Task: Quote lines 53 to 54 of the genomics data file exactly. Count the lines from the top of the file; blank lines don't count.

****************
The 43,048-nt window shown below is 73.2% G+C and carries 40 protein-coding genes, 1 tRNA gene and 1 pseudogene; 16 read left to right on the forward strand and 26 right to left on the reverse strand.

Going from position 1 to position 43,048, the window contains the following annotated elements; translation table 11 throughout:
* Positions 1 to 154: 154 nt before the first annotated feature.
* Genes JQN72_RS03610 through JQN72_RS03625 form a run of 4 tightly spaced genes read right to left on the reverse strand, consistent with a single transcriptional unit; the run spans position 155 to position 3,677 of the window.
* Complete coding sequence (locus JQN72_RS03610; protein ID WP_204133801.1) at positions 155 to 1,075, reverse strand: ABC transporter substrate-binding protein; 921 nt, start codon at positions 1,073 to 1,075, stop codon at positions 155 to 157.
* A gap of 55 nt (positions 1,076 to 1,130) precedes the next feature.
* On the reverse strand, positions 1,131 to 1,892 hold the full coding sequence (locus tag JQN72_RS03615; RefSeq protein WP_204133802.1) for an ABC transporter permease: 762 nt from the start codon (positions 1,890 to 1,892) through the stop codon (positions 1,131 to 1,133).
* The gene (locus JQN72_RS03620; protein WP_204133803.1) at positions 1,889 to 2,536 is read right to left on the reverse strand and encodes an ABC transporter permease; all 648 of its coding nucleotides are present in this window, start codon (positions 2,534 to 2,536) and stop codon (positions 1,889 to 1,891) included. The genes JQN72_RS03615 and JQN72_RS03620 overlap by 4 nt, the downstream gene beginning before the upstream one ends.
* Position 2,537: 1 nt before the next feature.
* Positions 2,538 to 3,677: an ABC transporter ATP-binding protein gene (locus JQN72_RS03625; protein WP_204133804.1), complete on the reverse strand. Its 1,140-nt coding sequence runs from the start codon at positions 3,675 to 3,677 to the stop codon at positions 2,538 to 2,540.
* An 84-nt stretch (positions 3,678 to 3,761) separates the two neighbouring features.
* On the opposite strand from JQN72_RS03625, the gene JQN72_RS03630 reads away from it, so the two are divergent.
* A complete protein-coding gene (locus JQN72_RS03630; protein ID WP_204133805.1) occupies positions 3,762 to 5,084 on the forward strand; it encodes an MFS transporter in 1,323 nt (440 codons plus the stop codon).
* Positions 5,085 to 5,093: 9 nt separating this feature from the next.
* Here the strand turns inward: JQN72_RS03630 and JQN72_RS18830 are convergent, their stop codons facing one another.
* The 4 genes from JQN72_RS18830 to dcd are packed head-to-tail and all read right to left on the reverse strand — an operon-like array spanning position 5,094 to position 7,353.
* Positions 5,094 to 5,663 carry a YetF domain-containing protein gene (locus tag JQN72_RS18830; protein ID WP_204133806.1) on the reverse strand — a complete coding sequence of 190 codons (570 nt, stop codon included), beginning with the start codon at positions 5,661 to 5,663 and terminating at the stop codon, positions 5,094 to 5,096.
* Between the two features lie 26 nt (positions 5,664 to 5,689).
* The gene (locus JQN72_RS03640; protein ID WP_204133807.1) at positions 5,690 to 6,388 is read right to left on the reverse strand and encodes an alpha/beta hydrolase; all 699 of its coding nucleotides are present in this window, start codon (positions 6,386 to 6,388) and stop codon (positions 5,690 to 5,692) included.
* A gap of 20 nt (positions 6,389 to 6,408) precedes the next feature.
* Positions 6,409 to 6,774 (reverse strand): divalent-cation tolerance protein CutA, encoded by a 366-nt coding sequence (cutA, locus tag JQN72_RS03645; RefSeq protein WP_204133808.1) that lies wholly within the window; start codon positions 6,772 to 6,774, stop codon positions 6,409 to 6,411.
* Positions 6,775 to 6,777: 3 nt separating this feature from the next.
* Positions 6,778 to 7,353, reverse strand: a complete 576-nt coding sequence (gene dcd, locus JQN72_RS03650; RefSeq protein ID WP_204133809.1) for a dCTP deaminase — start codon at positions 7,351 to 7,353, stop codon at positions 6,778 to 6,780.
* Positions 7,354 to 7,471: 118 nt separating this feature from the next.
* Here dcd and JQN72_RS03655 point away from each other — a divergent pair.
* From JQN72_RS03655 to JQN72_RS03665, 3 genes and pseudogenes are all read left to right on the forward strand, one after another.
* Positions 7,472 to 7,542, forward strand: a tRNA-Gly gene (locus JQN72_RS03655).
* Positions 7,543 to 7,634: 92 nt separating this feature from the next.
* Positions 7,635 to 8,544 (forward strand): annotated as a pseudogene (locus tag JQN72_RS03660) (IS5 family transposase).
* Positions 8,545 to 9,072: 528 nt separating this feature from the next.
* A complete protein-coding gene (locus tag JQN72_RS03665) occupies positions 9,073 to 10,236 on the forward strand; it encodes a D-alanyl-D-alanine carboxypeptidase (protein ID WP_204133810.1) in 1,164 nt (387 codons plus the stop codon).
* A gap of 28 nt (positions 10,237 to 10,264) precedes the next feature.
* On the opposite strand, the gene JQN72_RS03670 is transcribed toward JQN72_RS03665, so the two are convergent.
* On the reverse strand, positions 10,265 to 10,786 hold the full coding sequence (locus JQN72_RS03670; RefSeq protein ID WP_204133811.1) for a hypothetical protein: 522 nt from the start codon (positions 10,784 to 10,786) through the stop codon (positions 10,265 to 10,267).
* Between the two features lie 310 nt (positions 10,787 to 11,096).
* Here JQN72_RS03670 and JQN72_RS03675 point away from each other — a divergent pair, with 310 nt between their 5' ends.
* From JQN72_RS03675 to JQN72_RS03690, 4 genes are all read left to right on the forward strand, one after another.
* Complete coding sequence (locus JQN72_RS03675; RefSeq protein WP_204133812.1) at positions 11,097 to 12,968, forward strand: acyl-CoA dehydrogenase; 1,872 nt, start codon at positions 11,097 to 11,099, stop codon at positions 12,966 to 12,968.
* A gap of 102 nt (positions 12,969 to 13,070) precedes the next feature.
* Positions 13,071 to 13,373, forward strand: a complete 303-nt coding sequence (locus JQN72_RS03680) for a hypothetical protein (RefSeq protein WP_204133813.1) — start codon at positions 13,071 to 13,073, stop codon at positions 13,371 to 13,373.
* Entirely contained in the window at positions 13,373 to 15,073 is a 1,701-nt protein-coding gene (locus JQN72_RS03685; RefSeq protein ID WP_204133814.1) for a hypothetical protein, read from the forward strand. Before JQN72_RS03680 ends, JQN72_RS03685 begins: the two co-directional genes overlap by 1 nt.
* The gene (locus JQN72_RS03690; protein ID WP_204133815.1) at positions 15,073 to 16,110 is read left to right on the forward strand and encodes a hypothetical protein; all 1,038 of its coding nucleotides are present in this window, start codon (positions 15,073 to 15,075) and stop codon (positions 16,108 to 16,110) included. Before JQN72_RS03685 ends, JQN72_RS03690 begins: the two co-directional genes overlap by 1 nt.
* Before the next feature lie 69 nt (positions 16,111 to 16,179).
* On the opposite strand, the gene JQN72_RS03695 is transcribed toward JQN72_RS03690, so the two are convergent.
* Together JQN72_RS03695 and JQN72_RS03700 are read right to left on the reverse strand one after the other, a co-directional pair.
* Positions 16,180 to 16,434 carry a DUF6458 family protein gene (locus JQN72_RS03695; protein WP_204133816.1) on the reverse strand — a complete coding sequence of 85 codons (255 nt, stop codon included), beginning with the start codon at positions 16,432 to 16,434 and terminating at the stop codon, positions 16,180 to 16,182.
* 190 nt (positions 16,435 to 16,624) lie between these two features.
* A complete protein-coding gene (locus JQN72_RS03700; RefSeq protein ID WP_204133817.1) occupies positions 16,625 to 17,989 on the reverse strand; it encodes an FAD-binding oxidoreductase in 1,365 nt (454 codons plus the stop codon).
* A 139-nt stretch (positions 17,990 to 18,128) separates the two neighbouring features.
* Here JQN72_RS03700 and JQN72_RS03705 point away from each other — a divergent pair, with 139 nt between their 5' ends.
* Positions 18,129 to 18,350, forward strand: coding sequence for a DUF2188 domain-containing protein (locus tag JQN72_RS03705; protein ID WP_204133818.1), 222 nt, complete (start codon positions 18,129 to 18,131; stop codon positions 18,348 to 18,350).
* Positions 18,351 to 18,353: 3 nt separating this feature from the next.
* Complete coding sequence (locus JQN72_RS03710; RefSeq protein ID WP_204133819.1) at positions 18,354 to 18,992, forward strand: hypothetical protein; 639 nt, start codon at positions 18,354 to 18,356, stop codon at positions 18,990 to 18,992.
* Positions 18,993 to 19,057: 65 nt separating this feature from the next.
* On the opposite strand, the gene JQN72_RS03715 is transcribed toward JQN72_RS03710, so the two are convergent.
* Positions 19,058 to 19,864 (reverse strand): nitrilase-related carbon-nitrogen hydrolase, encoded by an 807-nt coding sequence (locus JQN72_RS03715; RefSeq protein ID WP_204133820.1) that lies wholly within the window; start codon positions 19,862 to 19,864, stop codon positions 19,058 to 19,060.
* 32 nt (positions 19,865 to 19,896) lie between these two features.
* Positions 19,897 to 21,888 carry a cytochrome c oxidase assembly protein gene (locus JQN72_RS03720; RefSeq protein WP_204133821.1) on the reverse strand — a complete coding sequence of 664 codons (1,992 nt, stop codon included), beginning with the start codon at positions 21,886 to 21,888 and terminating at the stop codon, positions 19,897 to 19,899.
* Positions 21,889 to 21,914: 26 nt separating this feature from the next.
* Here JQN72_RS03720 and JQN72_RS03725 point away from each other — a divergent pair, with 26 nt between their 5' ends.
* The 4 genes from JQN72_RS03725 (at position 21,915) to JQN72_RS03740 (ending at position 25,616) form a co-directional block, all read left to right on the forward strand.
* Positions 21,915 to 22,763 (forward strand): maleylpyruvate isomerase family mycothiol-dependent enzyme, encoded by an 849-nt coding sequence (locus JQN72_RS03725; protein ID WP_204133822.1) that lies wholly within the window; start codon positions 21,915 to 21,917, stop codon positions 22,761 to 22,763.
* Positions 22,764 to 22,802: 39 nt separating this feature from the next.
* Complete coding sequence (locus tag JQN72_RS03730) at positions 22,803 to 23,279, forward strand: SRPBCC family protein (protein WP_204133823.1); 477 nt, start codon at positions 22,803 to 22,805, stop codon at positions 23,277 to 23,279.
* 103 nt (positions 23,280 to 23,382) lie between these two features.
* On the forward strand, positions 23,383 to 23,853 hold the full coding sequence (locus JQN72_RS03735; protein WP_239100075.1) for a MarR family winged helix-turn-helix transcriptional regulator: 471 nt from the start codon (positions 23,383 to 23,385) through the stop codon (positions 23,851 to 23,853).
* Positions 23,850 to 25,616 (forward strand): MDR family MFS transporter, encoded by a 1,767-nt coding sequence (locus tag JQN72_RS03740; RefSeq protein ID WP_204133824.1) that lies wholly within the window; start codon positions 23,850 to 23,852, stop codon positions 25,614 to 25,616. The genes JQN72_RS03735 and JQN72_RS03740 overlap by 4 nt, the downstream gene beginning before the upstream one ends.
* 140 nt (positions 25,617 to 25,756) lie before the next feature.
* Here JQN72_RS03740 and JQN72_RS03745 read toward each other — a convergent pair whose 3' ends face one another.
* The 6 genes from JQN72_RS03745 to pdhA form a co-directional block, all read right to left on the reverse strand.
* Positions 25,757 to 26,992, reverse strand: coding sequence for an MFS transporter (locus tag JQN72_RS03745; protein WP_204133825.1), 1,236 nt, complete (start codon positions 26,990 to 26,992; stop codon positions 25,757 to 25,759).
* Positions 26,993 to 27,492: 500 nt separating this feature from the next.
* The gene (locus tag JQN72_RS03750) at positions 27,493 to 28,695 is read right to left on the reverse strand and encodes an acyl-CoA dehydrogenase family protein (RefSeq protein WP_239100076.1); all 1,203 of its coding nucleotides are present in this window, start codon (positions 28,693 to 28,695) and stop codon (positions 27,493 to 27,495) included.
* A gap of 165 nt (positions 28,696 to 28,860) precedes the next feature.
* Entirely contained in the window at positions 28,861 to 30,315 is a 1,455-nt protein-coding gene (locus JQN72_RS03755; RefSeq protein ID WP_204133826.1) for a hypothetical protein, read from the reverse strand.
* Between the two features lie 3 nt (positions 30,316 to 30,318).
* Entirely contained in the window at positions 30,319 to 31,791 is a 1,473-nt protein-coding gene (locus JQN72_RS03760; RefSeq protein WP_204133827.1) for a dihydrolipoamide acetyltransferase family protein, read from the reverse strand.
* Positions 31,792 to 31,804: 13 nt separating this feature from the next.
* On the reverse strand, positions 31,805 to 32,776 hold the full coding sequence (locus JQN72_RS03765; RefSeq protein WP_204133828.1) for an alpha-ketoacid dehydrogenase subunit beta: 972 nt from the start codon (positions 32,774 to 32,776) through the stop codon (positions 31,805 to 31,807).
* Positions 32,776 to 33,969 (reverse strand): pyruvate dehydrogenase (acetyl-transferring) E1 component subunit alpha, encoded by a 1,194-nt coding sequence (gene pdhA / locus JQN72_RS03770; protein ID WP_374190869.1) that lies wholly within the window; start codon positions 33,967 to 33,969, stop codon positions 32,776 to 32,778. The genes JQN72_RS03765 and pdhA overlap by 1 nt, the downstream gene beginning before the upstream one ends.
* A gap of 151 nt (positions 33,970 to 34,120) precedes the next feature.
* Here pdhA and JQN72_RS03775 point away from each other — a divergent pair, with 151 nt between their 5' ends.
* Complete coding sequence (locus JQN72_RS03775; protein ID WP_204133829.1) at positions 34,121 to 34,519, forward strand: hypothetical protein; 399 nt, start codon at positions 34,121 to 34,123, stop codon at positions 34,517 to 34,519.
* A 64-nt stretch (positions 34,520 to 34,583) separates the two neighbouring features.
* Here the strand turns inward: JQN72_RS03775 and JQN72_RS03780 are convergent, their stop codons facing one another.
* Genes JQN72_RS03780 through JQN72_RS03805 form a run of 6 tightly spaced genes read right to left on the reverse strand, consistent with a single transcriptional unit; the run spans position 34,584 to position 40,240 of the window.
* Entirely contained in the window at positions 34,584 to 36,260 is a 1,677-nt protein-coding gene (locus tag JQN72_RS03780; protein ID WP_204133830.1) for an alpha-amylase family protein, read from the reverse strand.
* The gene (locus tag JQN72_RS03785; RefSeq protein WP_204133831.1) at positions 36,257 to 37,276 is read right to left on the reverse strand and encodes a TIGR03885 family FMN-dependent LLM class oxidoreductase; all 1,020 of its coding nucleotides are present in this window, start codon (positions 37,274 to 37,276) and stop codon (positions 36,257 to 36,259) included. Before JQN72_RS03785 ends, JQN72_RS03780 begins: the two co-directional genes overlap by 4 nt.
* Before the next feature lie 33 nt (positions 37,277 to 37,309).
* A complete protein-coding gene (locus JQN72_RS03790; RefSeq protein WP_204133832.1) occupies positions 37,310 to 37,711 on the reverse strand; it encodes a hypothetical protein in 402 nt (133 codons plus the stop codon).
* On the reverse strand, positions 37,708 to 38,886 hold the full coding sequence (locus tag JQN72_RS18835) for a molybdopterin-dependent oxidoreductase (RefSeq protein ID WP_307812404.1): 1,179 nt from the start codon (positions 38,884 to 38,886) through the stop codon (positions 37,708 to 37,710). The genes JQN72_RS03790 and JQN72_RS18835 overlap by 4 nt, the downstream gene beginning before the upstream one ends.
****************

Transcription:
* Complete coding sequence (locus JQN72_RS03710; RefSeq protein ID WP_204133819.1) at positions 18,354 to 18,992, forward strand: hypothetical protein; 639 nt, start codon at positions 18,354 to 18,356, stop codon at positions 18,990 to 18,992.
* Positions 18,993 to 19,057: 65 nt separating this feature from the next.